The Zonai, by the way, are the ancient tribe whose ruins are scattered throughout Breath of the Wild’s Hyrule. They seem very important, but we know next to nothing about them. Wondering if something from Tears of the Kingdom harks back to the Zonai has almost become a meme of a theory, because it’s so easy and tempting to make that jump. But also—it’s tempting for a reason.
Vroom, vroom baby!
Okay, first of all: CAR. CAR! YOU CAN DRIVE A CAR?? Hell, it’s possible you can even make a car?? My only complaint about Master Cycle Zero in the Breath of the Wild DLC is that it came too late for me to really take advantage of zooming around Hyrule. So, having Hyrule’s version of Mario Kart early in the game is ridiculously exciting to me. And if you can craft a car? I’m done. All I want is to craft a beautiful car for my beautiful boy and watch the wind blow through his beautiful hair. Such beautiful hair.
But it’s not just the car!! I was so excited about the car that I neglected to realize that we see a freaking hot air balloon right afterwards! And then a hovercraft, which appears to run on the same kind of ancient electricity that you see so often in Breath of the Wild’s shrines. And don’t forget the giant airplane/glider thing we saw in the last trailer. There appears to be a lot of new travel methods in this game. We’re only getting tiny little tastes.
Also, it seems like there might now be some kind of track or rail for shield-surfing. This is critical. This is important. This is good stuff.
A changed landscape
Look at the image above. Have you played Skyward Sword? Tell me these sky islands don’t look suspiciously like Skyloft. Tell me that right to my digital face. I dare you. I think it’s the ruins of Skyloft.
This would be ridiculously significant if I’m right. It would mean that the game which is, according to theory, the last game on the current timeline would be addressing lore from the origin point of Hyrule itself—all while the current Hyrule is falling apart. I sometimes have a disturbing, fleeting thought: “Is Tears of the Kingdom the last Zelda game?” I choose to quickly bat this thought away, every time.
I’d also like to point your attention to what I’m going to call “crop circles” until I get a better word to describe it. You can see them in some of the grassy landscapes, particularly at 1:25. Could it be Zonai-related?!
Throughout the trailer, you can also see the Towers lit up from the bottom, like a Hollywood movie theater on premiere night. Even more intriguingly, you can see various glowing amorphous domes as well. Could these be this game’s version of shrines?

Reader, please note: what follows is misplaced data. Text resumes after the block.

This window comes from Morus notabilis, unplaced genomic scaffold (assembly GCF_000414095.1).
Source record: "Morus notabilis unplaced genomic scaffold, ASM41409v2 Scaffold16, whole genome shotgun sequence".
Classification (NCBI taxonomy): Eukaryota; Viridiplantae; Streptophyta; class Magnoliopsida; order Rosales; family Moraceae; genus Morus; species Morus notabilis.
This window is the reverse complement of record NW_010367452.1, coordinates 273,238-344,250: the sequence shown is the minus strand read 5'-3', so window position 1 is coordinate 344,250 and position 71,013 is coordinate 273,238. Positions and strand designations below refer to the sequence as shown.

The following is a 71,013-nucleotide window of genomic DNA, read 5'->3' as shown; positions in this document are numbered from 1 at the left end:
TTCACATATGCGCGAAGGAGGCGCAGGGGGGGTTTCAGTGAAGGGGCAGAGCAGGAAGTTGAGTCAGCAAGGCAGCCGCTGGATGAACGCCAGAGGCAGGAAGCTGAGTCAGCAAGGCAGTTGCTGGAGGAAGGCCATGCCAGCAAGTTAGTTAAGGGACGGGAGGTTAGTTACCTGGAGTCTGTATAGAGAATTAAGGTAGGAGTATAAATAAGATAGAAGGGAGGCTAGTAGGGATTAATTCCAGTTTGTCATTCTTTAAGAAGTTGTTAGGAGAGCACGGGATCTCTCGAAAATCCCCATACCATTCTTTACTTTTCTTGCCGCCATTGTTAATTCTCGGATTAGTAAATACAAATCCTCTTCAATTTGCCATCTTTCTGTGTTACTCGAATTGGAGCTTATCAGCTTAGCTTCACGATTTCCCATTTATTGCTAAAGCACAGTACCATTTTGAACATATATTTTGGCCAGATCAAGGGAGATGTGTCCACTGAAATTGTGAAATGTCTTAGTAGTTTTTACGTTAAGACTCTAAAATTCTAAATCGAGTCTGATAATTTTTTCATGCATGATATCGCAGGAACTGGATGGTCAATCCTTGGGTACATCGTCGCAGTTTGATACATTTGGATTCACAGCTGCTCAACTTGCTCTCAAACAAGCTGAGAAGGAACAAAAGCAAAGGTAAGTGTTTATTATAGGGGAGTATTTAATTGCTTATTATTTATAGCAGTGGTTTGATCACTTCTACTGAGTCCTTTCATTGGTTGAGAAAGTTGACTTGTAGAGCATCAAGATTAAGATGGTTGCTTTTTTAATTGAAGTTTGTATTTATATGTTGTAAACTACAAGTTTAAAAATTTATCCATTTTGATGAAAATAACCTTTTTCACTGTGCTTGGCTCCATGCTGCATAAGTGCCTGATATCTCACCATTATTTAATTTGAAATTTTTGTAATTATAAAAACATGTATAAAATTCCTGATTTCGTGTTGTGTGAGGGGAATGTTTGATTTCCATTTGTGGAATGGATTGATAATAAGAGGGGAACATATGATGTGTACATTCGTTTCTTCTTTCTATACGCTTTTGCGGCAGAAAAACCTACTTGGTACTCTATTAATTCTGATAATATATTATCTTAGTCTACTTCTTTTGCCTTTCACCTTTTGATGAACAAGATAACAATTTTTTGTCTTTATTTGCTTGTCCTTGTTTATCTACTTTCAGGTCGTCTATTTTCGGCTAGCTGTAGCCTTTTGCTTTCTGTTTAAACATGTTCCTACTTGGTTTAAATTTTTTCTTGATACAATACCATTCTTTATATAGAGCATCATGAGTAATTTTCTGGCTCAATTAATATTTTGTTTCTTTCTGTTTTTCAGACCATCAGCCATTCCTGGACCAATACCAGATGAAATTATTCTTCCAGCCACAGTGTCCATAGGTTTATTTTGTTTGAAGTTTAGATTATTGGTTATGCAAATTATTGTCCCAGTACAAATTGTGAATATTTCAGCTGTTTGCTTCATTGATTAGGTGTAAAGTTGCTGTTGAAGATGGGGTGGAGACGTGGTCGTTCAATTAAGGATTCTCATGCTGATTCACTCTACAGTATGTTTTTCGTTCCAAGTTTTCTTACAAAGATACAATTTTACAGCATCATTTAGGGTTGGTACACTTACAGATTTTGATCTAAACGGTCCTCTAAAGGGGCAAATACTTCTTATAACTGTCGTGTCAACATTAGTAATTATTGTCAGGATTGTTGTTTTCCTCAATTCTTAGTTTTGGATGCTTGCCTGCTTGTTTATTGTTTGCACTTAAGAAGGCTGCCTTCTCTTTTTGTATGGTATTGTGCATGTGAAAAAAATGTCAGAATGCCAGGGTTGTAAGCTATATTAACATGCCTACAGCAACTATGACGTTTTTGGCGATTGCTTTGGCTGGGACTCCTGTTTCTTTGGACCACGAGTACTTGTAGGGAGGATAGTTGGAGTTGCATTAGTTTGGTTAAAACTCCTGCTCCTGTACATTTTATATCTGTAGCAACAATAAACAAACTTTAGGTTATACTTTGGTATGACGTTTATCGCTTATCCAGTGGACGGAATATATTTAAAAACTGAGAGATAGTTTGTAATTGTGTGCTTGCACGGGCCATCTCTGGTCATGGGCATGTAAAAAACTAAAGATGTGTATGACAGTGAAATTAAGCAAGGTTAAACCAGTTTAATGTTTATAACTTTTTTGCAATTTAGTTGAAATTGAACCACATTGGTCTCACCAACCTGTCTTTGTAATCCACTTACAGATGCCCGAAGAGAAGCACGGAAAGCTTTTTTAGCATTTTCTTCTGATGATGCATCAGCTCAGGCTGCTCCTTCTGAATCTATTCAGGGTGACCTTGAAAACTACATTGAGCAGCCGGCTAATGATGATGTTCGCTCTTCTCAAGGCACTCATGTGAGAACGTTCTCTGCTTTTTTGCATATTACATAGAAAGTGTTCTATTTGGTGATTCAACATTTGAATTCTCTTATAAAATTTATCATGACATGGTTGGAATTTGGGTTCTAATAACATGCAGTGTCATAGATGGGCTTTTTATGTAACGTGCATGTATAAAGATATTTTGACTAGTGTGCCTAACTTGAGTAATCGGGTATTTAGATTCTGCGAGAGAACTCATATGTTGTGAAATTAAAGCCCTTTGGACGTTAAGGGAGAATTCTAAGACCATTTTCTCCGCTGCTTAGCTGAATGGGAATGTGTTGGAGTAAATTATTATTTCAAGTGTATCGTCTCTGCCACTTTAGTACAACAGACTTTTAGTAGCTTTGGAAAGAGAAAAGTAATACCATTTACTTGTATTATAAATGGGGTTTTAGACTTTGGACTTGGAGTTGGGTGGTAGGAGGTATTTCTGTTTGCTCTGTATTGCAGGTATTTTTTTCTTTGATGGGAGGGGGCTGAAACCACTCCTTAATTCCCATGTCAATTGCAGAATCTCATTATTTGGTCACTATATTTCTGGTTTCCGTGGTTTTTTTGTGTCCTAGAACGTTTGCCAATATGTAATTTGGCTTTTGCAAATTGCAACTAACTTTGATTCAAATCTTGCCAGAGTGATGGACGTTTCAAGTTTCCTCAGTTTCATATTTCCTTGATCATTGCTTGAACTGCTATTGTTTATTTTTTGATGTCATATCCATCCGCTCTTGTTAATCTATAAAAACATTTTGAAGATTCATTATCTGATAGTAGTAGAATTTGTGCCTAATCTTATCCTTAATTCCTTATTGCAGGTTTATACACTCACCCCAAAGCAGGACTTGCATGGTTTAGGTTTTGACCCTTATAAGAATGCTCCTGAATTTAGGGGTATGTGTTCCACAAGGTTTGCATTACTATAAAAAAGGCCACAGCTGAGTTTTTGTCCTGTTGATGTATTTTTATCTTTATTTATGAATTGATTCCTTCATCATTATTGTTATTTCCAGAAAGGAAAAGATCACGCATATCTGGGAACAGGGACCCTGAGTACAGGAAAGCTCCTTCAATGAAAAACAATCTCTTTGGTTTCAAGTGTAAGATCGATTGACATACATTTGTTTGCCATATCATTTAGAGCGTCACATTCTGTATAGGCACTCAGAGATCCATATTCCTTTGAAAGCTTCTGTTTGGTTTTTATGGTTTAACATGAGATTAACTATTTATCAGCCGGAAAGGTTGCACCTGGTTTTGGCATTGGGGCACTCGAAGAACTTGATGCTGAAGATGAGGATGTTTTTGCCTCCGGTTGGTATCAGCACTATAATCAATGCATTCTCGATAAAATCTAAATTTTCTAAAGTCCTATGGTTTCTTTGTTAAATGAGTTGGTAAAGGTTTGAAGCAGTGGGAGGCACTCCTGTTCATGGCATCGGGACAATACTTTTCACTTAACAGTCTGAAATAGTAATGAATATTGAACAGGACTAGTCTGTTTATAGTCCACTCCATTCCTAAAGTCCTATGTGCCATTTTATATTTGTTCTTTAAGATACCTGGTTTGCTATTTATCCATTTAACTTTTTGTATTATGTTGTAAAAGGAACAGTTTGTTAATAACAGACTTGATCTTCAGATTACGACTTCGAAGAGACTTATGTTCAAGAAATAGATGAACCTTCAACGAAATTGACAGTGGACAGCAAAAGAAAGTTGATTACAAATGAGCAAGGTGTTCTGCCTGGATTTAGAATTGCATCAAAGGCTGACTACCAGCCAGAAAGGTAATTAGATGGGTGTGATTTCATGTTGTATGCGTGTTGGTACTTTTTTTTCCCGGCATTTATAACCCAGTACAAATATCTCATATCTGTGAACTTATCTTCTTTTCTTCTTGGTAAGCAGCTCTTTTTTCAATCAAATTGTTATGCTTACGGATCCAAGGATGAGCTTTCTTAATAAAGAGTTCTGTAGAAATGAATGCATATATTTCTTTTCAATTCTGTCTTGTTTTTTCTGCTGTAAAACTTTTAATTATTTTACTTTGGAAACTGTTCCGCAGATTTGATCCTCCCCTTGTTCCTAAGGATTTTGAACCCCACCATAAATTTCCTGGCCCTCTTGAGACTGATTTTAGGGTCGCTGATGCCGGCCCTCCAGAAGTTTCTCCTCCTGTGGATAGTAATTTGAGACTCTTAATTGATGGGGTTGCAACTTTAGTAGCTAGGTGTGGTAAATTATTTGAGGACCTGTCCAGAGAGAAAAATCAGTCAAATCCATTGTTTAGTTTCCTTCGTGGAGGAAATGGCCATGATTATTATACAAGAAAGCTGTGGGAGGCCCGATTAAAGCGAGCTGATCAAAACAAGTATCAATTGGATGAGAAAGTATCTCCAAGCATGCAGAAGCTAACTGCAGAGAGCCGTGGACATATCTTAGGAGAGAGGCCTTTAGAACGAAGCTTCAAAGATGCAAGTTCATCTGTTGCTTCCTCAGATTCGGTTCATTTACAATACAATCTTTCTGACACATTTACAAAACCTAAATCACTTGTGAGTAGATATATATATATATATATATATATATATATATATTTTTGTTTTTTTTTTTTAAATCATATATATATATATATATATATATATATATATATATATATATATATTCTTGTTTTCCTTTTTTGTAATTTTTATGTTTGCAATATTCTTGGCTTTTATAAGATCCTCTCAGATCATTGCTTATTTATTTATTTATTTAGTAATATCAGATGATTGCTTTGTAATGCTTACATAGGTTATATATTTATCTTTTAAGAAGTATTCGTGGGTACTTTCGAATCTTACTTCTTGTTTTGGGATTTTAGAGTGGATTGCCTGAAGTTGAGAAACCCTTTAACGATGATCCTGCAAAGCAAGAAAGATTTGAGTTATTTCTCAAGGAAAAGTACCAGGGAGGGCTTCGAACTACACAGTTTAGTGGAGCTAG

We also see some new enemies. There are flying enemies for the first time! And they’re pretty dang big! And there’s a real big ol’ Boss Bokoblin! It also seems like our frenemies from last time—Lizalfos, Bokoblins, etc.—can get covered in malice now, which probably powers them up, right? And, amazingly, critically, there looks to be some kind of three-headed fire-breathing dragon guarding a bridge around the 30-second mark. What the actual hell? What did I do to deserve this?
And what new tools does Link have at his disposal to deal with these new enemies? Well, we definitely see a homing arrow at work in this new trailer, which is quite exciting, but the biggest new asset is going to be Link’s new arm, which seems imbued with ancient technology. Actually, it very much seems like the abilities accessed through the Sheikah Slate in Breath of the Wild will now be triggered with Link’s new arm. In fact, the Sheikah Slate seems missing from Link’s hip during the little bits of gameplay we’ve seen, and The Legend of Zelda’s official Japanese account pointed attention towards a different ancient tech device that Zelda is using. It almost looks like a Sheikah Smart Phone.
It seems that Link’s arm conundrum happens during gameplay, almost certainly in the confrontation with mummy Ganondorf that provided so much fodder so that first teaser. At the end of the new trailer, you can see Link’s arm already looks ashen by the time he jumps after Zelda. We know that the Master Sword gets corrupted as well—both sword and arm, presumably, by malice.
We’ll learn more and more, in little drips, until The Legend of Zelda: Tears of the Kingdom officially drops on May 12. If someone wants to put me in the Shrine of Resurrection until then, I’d be fine with that.
(featured image: Nintendo)